An overwhelming majority of pilots are in favor of new legislation that AOPA says would allow certain pilots to fly without an aviation medical certificate. This proposal isn't exactly new - it began years ago as a proposal addressed to the FAA but the FAA has either responded negatively or failed to act in each case.
So two members of Congress took the situation into their own hands. On December 11th, AOPA announced that a legislative proposal was submitted that would make it legal for pilots to fly without a medical certificate, as long as they remain under VFR flight rules with less than six passengers. The legislation, called the General Aviation Pilot Protection Act of 2013, is proposed by Todd Rokita (R-Ind.), House General Aviation Caucus member and Sam Graves (R-Mo.), House General Aviation Caucus Co-Chair.
It's the result of multiple failed attempts on behalf of AOPA and the Experimental Aircraft Association (EAA) to enact an exemption to the aviation medical certificate standards. In March 2012, AOPA and the EAA submitted a combined request to the FAA to allow pilots who took additional medical training and had a valid driver's license to be exempt from the medical requirement for recreational flying purposes. Although more than 16,000 responses were collected from the aviation industry, according to AOPA, the proposal failed to manifest.
So here's the deal: The new General Aviation Pilot Protection Act proposes that pilots be allowed to fly without obtaining an aviation medical certificate under these circumstances:
- The pilot holds a state driver's license and complies with any medical restrictions on that driver's license.
- The pilot flies with no more than 5 passengers.
- The pilot flies in visual flight rules (VFR) only, in visual meteorological conditions (VMC).
- The pilot would not be able to operate:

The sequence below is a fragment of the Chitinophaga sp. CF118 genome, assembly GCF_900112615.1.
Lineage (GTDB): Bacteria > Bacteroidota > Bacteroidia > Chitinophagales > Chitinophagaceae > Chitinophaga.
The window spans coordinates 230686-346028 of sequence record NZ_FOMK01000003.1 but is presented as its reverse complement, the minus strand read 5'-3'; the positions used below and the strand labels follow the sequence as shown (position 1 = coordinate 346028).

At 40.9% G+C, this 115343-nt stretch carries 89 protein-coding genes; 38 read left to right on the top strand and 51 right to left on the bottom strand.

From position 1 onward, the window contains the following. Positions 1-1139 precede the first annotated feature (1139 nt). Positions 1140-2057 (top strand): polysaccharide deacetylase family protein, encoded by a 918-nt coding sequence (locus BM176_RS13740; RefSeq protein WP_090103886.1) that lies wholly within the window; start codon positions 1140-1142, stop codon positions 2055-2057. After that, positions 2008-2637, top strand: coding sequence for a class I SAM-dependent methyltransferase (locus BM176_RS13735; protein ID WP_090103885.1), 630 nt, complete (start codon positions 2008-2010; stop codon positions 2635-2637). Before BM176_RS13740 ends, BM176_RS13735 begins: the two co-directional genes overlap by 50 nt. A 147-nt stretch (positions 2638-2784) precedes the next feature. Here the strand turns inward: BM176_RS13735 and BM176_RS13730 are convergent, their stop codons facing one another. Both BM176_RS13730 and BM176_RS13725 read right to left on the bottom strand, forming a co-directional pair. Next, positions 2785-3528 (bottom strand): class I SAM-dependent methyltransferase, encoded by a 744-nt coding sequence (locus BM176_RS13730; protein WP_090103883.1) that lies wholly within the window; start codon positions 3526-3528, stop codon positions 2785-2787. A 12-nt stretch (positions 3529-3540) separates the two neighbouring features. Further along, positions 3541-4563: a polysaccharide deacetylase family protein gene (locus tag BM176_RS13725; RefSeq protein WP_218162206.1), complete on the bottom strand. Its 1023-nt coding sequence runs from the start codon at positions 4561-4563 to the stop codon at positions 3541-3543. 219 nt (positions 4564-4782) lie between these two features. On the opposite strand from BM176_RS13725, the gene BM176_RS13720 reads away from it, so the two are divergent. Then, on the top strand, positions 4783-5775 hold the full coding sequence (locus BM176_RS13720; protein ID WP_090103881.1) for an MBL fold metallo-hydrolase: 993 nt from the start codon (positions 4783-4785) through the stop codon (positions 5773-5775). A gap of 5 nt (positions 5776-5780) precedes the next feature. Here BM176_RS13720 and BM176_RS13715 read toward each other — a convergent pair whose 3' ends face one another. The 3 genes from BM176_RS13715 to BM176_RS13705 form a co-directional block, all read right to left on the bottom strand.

- for compensation or hire
- above 14,000 feet MSL
- above 250 knots
- >outside the United States
- The pilot is restricted to flying aircraft that weigh less than 6,000 pounds with no more than six seats.
If enacted, pilots would be able to fly almost any type of single-engine piston airplane and some light twin engine aircraft like this Beech Baron 58 or a Cessna 310.
House member Rokita, a pilot himself, made this statement: “This bill eliminates a duplicative and therefore unnecessary medical certification regulation that drives up costs for pilots and prevents the general aviation industry from fulfilling its economic potential.”
While the overwhelming majority of pilots are in favor of the new proposal, opponents argue that pilots shouldn't be trusted to self- evaluate their own medical health. The fear is that with this initiative, many pilots will be encouraged to fly with known medical conditions and without seeking medical advice from an aviation medical examiner.
In addition, some opponents argue that a deteriorating medical condition is cause for concern and should be evaluated by a medical doctor in order to really assess the situation properly and keep pilots safe.
The role of an aviation medical examiner is also important in determining what the FAA allows and disallows when it comes to prescription medication. A regular doctor might prescribe the most common type of medication for a medical condition without regard to flying, making it possible for a pilot to be prescribed medications and given medical advice from a regular doctor that violates FAA medical policy.
The verdict among pilots and aviation advocate groups is almost unanimous: The act would certainly benefit pilots and the industry as a whole, making it easier for pilots to fly without going through the process of obtaining a special issuance aviation medical certificate, a lengthy but necessary process for those with both minor and major health conditions.
Proponents of the act argue that pilots are perfectly capable of self-assessing their health and flying fitness. The sport pilot certificate has demonstrated this with a perfect record so far- no light sport aircraft has crashed due to pilot medical insufficiency. And with a third class medical certificate valid time of five years, that means for the five years in between exams, pilots are self-assessing their own health already. What's to say they can't continue to do it in a safe manner, without the check-up every five years?
AOPA and the EAA are both heavy advocates of the General Aviation Pilot Protection Act, which will certainly garner more interest in aviation and potentially make it cheaper and easier to become a pilot.
Share Your Story
What do you think? Is this act a "no-brainer" or are there hidden risks that pilots are missing when advocating this proposal? Do you have a medical story to tell? Share it with us in the comments below!